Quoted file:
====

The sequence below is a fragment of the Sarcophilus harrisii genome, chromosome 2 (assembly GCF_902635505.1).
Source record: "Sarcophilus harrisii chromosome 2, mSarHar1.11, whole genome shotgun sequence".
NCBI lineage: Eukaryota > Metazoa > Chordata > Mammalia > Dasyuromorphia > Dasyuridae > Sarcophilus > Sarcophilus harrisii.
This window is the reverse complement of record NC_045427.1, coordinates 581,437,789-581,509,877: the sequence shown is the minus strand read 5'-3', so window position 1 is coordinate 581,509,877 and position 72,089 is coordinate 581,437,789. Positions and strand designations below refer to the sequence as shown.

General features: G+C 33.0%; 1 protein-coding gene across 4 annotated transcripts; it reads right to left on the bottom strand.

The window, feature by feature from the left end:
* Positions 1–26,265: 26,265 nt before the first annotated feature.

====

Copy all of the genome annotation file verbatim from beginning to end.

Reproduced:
The sequence below is a fragment of the Sarcophilus harrisii genome, chromosome 2 (assembly GCF_902635505.1).
Source record: "Sarcophilus harrisii chromosome 2, mSarHar1.11, whole genome shotgun sequence".
NCBI lineage: Eukaryota > Metazoa > Chordata > Mammalia > Dasyuromorphia > Dasyuridae > Sarcophilus > Sarcophilus harrisii.
This window is the reverse complement of record NC_045427.1, coordinates 581,437,789-581,509,877: the sequence shown is the minus strand read 5'-3', so window position 1 is coordinate 581,509,877 and position 72,089 is coordinate 581,437,789. Positions and strand designations below refer to the sequence as shown.

General features: G+C 33.0%; 1 protein-coding gene across 4 annotated transcripts; it reads right to left on the bottom strand.

The window, feature by feature from the left end:
* Positions 1–26,265: 26,265 nt before the first annotated feature.